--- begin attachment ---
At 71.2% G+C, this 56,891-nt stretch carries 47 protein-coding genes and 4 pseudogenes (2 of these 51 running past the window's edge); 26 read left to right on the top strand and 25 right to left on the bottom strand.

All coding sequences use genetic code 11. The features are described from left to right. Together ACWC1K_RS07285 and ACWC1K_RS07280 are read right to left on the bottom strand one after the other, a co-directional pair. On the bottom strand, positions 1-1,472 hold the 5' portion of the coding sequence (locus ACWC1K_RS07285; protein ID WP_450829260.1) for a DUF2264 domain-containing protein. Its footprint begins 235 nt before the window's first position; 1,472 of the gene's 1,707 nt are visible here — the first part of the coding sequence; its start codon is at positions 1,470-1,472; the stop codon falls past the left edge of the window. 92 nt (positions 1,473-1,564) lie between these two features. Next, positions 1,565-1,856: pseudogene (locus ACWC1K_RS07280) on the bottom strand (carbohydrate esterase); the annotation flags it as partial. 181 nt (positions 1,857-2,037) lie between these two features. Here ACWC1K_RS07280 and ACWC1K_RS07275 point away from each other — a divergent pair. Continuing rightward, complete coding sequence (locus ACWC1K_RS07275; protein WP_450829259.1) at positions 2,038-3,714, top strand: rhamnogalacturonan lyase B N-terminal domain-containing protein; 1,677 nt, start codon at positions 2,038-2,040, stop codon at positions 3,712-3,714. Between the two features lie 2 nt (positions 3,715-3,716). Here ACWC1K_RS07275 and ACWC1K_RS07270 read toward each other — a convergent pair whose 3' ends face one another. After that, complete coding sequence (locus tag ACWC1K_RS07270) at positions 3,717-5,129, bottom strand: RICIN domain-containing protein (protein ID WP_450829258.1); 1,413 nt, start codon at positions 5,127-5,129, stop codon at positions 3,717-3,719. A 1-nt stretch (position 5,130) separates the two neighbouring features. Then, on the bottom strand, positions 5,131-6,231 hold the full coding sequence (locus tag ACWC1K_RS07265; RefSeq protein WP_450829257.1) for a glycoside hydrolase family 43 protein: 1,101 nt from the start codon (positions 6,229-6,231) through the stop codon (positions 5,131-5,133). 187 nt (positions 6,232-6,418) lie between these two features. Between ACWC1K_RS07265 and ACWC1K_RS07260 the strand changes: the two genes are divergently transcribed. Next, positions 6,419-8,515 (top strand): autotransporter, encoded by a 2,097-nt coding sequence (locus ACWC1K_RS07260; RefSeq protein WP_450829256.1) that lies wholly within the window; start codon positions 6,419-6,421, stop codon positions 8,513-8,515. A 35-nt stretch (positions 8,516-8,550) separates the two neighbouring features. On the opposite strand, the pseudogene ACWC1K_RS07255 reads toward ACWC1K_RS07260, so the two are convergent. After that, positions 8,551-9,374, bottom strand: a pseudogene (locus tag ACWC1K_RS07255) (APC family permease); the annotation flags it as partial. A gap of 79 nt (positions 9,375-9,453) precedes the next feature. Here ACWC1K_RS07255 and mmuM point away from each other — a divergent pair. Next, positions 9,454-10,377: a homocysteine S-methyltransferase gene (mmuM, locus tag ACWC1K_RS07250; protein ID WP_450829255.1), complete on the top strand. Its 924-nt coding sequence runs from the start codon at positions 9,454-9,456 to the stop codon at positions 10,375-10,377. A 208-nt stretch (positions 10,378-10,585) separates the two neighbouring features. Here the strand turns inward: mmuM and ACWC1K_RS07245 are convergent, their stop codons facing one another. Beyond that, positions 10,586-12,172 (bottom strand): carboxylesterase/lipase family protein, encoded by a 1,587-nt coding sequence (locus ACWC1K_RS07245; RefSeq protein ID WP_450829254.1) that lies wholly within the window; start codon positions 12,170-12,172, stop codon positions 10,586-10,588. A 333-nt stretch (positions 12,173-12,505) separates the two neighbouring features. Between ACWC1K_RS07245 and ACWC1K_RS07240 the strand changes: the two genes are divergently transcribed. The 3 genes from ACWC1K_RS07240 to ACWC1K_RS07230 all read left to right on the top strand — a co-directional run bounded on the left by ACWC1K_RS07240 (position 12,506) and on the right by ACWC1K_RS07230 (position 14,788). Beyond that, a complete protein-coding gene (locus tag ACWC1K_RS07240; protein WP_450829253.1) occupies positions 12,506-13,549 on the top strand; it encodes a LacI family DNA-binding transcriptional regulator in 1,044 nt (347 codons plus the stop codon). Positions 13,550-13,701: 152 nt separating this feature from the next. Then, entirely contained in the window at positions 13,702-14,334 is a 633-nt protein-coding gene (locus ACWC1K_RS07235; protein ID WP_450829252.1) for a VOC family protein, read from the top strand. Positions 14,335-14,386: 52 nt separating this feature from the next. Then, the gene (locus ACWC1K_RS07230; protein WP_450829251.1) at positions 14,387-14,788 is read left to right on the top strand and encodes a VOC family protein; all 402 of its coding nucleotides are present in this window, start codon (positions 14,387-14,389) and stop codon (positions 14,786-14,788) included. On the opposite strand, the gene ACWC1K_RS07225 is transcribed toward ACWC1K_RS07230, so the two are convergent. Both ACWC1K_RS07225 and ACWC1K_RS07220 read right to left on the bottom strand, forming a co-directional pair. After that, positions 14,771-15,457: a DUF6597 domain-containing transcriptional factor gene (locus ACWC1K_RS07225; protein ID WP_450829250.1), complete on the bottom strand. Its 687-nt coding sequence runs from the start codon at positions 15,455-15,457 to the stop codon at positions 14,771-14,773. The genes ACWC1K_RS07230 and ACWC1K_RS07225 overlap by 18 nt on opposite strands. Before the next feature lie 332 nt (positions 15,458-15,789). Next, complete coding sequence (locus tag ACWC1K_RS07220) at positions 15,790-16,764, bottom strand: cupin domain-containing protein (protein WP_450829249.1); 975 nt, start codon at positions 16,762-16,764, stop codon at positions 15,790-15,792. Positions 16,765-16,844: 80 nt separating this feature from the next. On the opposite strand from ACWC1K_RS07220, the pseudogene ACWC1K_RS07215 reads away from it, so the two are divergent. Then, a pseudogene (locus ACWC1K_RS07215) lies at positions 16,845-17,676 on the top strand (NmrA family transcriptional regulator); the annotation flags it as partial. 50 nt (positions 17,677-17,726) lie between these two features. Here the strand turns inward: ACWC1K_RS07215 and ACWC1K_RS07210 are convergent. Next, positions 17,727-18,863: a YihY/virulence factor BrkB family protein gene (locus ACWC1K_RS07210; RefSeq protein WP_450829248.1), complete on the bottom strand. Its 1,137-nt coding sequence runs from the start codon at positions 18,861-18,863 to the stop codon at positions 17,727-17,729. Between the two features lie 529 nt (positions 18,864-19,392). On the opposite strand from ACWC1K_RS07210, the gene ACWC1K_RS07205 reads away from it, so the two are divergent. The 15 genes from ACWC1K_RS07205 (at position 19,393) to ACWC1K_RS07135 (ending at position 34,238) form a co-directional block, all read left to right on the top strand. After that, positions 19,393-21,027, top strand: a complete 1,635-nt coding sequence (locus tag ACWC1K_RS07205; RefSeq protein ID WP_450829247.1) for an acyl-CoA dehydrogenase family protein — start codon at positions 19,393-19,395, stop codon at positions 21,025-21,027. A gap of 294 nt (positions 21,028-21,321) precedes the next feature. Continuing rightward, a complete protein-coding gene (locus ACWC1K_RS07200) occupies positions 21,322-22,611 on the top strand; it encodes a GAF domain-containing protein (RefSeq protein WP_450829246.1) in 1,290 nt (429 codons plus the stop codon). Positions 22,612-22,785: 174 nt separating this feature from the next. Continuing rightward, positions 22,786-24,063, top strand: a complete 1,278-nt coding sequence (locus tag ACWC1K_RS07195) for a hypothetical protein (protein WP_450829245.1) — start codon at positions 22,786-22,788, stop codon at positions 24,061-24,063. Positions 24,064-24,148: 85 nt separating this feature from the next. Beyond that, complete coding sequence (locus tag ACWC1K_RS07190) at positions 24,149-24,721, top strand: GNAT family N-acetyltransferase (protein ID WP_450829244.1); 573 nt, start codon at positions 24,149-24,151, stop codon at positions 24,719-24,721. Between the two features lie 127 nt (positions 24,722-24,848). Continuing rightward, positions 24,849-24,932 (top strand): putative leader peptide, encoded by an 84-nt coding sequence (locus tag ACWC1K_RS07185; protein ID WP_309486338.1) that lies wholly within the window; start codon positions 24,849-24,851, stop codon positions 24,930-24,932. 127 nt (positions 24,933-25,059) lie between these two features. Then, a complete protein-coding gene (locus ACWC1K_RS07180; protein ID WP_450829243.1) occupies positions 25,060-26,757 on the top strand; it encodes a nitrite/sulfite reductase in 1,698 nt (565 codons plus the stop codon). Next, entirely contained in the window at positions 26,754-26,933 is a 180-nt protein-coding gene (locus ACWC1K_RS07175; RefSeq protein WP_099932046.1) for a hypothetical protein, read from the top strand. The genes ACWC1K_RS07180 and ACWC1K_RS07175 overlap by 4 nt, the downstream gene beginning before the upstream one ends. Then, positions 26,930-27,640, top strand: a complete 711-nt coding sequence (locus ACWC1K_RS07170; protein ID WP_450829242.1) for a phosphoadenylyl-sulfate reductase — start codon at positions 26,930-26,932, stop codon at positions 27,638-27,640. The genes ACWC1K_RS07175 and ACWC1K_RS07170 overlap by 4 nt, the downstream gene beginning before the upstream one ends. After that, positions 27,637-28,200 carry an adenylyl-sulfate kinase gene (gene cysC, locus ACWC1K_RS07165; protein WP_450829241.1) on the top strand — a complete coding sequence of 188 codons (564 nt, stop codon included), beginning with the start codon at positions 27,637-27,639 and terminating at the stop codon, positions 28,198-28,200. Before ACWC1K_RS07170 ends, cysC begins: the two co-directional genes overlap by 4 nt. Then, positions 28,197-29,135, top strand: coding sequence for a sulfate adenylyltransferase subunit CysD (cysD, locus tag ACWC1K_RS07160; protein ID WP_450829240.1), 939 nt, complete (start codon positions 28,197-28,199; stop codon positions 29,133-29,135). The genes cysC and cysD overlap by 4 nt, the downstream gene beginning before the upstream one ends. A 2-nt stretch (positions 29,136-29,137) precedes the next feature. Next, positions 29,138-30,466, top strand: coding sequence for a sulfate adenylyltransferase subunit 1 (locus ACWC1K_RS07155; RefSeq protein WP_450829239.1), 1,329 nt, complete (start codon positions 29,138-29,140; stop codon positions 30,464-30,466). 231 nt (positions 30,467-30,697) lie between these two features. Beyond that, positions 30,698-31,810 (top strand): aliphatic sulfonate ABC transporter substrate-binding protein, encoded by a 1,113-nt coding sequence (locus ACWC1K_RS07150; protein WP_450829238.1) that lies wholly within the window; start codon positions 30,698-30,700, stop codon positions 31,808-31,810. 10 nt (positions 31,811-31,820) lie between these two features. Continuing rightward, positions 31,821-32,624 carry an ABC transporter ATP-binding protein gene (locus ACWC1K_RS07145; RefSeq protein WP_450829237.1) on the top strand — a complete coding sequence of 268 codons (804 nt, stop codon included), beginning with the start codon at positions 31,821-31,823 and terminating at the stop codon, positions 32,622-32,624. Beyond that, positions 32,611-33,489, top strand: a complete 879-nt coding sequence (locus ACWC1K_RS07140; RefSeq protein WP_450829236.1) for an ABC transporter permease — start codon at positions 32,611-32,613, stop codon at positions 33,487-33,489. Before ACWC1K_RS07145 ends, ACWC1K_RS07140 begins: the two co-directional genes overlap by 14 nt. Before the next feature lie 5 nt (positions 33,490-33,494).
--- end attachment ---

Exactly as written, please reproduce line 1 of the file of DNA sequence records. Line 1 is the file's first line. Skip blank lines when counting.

At 71.2% G+C, this 56,891-nt stretch carries 47 protein-coding genes and 4 pseudogenes (2 of these 51 running past the window's edge); 26 read left to right on the top strand and 25 right to left on the bottom strand.